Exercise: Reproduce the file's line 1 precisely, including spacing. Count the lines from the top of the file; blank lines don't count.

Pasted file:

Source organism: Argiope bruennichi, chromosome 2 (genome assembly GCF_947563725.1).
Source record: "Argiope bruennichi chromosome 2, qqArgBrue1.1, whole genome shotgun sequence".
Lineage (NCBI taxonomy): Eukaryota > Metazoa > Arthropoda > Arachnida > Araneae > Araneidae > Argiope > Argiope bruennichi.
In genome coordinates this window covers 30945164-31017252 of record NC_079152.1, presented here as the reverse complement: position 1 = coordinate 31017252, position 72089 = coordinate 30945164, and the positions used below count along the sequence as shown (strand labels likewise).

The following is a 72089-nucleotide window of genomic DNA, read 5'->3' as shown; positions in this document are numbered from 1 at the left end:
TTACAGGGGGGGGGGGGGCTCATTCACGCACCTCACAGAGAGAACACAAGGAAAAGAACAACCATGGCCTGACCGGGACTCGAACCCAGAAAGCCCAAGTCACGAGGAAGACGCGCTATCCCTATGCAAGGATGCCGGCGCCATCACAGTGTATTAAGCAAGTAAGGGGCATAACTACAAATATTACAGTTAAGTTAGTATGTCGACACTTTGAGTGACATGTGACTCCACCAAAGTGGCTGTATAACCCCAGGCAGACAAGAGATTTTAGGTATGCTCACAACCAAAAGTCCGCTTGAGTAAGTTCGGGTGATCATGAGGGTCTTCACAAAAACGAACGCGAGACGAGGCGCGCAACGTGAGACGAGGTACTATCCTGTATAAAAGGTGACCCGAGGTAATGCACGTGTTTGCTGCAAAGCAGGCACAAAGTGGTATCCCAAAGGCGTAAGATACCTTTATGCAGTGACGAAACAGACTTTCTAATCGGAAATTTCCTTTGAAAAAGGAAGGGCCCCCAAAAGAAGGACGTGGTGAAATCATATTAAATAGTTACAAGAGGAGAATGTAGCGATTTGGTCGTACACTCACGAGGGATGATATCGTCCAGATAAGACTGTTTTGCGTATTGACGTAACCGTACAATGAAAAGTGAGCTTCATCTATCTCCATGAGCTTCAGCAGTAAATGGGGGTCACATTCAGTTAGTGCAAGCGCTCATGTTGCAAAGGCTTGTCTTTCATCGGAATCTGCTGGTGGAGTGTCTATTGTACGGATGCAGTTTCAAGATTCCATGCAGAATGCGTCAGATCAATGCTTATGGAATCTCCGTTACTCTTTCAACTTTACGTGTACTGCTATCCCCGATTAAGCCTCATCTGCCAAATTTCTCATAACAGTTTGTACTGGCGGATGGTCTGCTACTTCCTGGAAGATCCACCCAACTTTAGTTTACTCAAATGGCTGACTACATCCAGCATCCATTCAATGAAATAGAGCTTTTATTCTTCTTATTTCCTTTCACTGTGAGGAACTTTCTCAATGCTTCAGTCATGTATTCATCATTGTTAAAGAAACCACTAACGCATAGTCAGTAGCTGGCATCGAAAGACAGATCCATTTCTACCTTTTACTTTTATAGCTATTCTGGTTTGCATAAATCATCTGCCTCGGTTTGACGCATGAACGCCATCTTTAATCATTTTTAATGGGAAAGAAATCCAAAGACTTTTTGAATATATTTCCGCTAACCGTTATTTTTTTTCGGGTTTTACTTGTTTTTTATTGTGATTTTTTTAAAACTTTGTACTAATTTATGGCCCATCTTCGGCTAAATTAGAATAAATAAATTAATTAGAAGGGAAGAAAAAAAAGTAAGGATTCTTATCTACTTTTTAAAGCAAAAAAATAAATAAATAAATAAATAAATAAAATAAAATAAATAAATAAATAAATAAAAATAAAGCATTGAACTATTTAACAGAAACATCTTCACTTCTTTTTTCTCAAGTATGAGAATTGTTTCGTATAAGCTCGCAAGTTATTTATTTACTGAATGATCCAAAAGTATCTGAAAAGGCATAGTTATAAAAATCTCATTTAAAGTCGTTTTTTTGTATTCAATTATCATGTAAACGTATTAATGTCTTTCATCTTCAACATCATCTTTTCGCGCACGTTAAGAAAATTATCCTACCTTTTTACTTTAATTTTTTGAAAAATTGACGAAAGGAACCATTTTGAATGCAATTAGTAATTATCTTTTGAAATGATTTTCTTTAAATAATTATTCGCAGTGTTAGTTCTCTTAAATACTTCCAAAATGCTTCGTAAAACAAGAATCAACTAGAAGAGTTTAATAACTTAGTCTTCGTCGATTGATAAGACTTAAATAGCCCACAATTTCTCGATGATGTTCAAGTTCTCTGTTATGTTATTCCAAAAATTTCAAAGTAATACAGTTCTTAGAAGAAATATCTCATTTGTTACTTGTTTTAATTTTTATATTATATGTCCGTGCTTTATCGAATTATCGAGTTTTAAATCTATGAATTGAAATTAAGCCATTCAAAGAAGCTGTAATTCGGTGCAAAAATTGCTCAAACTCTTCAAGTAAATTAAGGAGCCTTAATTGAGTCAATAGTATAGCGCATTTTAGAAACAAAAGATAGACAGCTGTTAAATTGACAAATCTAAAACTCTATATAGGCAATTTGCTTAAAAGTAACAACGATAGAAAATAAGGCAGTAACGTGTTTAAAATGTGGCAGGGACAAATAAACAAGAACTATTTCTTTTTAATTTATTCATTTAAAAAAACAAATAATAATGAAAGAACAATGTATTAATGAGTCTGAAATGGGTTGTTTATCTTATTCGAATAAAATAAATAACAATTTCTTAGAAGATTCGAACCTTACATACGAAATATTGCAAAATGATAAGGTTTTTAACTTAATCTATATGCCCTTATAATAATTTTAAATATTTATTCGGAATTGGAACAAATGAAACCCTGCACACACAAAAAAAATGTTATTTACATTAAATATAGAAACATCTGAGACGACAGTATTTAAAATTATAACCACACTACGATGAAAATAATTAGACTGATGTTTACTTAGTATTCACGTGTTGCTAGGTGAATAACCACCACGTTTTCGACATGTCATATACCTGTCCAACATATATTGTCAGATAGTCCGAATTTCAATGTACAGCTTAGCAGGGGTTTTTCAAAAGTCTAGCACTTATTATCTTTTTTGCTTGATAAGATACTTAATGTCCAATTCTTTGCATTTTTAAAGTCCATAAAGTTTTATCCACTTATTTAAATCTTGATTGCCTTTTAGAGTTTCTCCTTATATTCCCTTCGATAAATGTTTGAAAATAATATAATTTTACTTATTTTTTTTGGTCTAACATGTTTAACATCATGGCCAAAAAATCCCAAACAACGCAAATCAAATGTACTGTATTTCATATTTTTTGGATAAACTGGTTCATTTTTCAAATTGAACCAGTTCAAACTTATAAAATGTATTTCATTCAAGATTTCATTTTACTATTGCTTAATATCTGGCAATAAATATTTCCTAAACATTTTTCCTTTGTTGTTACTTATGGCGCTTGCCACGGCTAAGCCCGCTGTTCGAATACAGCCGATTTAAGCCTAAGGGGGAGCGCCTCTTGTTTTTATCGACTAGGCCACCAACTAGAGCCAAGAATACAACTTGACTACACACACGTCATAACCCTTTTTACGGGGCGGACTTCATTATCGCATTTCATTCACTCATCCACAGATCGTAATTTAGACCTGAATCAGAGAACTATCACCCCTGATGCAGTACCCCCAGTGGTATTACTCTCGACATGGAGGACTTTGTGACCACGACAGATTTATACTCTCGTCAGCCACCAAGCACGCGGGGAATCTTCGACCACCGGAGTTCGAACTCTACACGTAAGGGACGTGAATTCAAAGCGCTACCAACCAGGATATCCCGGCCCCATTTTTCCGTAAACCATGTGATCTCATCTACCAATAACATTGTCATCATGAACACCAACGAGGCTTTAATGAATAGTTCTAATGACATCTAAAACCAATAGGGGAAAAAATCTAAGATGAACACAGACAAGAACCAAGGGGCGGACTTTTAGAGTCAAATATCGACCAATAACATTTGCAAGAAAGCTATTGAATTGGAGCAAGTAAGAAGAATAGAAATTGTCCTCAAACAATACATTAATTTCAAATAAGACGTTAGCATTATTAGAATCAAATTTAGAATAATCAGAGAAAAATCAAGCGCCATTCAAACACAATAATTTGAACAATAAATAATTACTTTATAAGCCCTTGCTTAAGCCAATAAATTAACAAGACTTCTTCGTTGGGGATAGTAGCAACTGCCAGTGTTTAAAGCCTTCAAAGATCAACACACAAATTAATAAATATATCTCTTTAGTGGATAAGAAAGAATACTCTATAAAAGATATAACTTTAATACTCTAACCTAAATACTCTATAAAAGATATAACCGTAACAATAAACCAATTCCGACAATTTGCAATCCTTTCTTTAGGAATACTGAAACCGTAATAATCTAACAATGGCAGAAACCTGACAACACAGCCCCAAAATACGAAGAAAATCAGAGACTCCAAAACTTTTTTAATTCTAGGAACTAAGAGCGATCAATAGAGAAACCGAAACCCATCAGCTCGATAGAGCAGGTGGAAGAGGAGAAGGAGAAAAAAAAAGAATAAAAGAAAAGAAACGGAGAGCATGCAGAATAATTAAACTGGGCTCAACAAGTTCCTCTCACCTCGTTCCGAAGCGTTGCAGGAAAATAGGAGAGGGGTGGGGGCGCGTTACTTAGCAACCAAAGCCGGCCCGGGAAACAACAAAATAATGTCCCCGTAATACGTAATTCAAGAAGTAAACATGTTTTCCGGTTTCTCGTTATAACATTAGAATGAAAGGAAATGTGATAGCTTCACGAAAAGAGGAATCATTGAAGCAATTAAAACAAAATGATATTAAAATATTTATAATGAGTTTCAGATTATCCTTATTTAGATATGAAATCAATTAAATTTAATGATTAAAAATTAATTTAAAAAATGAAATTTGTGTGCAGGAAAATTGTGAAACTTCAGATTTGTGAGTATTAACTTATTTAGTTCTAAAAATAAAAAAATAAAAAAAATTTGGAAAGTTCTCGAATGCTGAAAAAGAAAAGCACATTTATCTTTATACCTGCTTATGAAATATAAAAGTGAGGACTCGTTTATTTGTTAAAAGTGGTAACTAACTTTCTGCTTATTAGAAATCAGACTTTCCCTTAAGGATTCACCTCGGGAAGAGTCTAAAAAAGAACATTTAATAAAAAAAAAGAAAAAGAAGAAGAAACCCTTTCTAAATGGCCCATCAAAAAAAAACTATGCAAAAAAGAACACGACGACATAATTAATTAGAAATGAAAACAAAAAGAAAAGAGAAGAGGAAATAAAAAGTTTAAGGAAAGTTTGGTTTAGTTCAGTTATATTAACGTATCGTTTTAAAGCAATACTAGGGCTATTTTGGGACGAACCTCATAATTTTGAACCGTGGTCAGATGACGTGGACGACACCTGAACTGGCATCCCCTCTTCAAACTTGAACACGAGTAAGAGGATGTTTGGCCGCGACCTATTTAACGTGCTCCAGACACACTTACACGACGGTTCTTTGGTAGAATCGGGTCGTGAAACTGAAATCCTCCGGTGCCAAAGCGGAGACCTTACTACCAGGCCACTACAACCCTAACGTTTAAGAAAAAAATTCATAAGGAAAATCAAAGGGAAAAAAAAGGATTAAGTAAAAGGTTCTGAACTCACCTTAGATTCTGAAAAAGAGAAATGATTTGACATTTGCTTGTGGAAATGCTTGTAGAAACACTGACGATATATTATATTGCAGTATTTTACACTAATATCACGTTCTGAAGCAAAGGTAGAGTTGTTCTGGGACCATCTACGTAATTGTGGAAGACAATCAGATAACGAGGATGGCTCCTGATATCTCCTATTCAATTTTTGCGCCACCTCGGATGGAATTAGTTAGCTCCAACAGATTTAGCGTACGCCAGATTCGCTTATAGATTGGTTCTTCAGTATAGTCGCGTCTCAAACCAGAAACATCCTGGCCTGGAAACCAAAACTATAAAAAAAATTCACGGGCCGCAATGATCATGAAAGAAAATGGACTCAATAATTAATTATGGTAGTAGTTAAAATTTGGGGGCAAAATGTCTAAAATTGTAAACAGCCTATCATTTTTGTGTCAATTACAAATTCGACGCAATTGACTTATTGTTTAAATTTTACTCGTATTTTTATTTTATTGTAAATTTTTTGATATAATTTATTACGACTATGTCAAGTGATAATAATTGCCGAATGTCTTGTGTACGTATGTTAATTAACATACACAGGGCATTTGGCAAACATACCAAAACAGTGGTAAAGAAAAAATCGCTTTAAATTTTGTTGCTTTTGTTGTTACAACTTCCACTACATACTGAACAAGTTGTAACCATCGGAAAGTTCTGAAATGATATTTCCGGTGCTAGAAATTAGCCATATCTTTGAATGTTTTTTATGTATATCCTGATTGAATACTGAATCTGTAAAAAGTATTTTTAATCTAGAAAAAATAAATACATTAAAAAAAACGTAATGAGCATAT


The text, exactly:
Source organism: Argiope bruennichi, chromosome 2 (genome assembly GCF_947563725.1).